Zuckerberg said he recognized that the company was likely going "to be regulated by government, and that regulation might ultimately be good for Facebook and Facebook's users," Foer said. Zuckerberg's game, Foer added, is "trying to preserve Facebook's dominant position, its monopoly. He would rather have this discussion be about the prospect of the regulation, rather than the prospect of having a discussion about antitrust and about breaking up the company."

"I don't see how they are ever going to escape this kind of arms race that they're in, where they are going to have to keep pushing the boundaries of surveillance on their users."

There's a systematic failure of Facebook's model that Zuckerberg didn't fully address: The company is pledging to protect user data, but has built a business on profiting from it, Foer said. "They're always going to be collecting as much data as possible in order to keep people's attention for as long as possible, and then to also allow advertisers to target that attention as much as possible," Foer said. "So I don't see how they are ever going to escape this kind of arms race that they're in, where they are going to have to keep pushing the boundaries of surveillance on their users."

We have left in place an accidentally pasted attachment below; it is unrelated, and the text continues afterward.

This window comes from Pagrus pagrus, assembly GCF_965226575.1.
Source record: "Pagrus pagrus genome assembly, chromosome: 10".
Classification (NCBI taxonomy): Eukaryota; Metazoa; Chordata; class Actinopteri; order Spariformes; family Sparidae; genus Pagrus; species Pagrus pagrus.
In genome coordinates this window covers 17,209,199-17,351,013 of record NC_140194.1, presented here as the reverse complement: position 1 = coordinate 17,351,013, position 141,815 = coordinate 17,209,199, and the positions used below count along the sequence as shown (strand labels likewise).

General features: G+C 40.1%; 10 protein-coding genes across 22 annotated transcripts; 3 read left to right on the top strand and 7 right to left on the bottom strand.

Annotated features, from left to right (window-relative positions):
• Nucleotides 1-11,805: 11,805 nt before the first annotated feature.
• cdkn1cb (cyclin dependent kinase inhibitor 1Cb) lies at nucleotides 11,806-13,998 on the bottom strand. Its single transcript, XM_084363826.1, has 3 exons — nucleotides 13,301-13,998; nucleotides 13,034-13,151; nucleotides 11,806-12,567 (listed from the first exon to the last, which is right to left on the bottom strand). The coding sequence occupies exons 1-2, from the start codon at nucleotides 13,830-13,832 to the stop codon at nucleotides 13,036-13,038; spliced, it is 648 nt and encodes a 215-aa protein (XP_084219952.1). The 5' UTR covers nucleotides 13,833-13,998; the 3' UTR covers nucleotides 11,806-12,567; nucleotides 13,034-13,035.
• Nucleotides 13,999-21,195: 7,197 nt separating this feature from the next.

Where do we go from here? We shouldn't expect any immediate action, Jankowicz. But there are a few things to watch: The Honest Ads Act, which has been backed by both Facebook and Twitter and would require more transparency for political ads online, and more tweaks to the platform, such as the additional privacy features Facebook has added over the past week.Congress will also be watching as the new European Union data law — which gives users more control of their data, particularly around consent — comes into effect next month, Jankowicz said. At some point, she added, "we will see some attempts at similar data privacy legislation in the U.S."

The PBS NewsHour's Joshua Barajas reported for this story.